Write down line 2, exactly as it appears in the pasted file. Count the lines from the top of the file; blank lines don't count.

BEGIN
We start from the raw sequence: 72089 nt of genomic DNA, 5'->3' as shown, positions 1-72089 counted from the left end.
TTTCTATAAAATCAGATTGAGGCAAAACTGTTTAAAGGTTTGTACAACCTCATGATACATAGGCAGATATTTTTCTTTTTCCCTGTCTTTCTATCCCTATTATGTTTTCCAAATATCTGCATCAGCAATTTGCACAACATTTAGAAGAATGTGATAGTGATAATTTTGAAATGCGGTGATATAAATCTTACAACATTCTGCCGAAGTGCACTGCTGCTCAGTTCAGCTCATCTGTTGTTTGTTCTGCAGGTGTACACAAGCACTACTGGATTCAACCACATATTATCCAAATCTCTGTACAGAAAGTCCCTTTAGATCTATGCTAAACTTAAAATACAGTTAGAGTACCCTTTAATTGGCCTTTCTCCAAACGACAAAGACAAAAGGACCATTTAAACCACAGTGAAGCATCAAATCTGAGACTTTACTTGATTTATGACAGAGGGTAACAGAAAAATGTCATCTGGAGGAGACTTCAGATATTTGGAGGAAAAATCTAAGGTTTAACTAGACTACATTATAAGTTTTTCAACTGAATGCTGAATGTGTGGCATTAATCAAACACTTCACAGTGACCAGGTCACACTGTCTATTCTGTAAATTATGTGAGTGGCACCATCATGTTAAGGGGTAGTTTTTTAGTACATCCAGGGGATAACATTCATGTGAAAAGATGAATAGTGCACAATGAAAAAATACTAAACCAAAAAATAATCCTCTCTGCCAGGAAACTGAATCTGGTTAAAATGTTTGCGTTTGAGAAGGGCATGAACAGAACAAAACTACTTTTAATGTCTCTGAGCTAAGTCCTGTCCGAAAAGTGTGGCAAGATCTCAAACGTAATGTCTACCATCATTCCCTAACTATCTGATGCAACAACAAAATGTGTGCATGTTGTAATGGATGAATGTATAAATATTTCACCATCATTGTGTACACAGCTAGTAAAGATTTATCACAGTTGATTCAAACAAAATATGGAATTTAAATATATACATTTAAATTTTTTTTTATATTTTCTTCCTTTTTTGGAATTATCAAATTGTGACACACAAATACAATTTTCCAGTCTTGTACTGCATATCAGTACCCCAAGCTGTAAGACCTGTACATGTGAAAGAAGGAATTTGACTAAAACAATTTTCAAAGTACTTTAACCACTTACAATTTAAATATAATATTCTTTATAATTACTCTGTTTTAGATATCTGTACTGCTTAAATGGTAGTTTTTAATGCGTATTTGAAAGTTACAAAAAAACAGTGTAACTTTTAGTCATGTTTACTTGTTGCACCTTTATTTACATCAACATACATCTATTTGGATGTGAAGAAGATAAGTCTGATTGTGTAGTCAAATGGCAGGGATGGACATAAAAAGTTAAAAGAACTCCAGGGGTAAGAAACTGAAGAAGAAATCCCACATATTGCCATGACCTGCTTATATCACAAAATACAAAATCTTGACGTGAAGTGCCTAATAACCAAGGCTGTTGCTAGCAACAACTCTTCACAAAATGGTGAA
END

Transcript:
TTTCTATAAAATCAGATTGAGGCAAAACTGTTTAAAGGTTTGTACAACCTCATGATACATAGGCAGATATTTTTCTTTTTCCCTGTCTTTCTATCCCTATTATGTTTTCCAAATATCTGCATCAGCAATTTGCACAACATTTAGAAGAATGTGATAGTGATAATTTTGAAATGCGGTGATATAAATCTTACAACATTCTGCCGAAGTGCACTGCTGCTCAGTTCAGCTCATCTGTTGTTTGTTCTGCAGGTGTACACAAGCACTACTGGATTCAACCACATATTATCCAAATCTCTGTACAGAAAGTCCCTTTAGATCTATGCTAAACTTAAAATACAGTTAGAGTACCCTTTAATTGGCCTTTCTCCAAACGACAAAGACAAAAGGACCATTTAAACCACAGTGAAGCATCAAATCTGAGACTTTACTTGATTTATGACAGAGGGTAACAGAAAAATGTCATCTGGAGGAGACTTCAGATATTTGGAGGAAAAATCTAAGGTTTAACTAGACTACATTATAAGTTTTTCAACTGAATGCTGAATGTGTGGCATTAATCAAACACTTCACAGTGACCAGGTCACACTGTCTATTCTGTAAATTATGTGAGTGGCACCATCATGTTAAGGGGTAGTTTTTTAGTACATCCAGGGGATAACATTCATGTGAAAAGATGAATAGTGCACAATGAAAAAATACTAAACCAAAAAATAATCCTCTCTGCCAGGAAACTGAATCTGGTTAAAATGTTTGCGTTTGAGAAGGGCATGAACAGAACAAAACTACTTTTAATGTCTCTGAGCTAAGTCCTGTCCGAAAAGTGTGGCAAGATCTCAAACGTAATGTCTACCATCATTCCCTAACTATCTGATGCAACAACAAAATGTGTGCATGTTGTAATGGATGAATGTATAAATATTTCACCATCATTGTGTACACAGCTAGTAAAGATTTATCACAGTTGATTCAAACAAAATATGGAATTTAAATATATACATTTAAATTTTTTTTTATATTTTCTTCCTTTTTTGGAATTATCAAATTGTGACACACAAATACAATTTTCCAGTCTTGTACTGCATATCAGTACCCCAAGCTGTAAGACCTGTACATGTGAAAGAAGGAATTTGACTAAAACAATTTTCAAAGTACTTTAACCACTTACAATTTAAATATAATATTCTTTATAATTACTCTGTTTTAGATATCTGTACTGCTTAAATGGTAGTTTTTAATGCGTATTTGAAAGTTACAAAAAAACAGTGTAACTTTTAGTCATGTTTACTTGTTGCACCTTTATTTACATCAACATACATCTATTTGGATGTGAAGAAGATAAGTCTGATTGTGTAGTCAAATGGCAGGGATGGACATAAAAAGTTAAAAGAACTCCAGGGGTAAGAAACTGAAGAAGAAATCCCACATATTGCCATGACCTGCTTATATCACAAAATACAAAATCTTGACGTGAAGTGCCTAATAACCAAGGCTGTTGCTAGCAACAACTCTTCACAAAATGGTGAA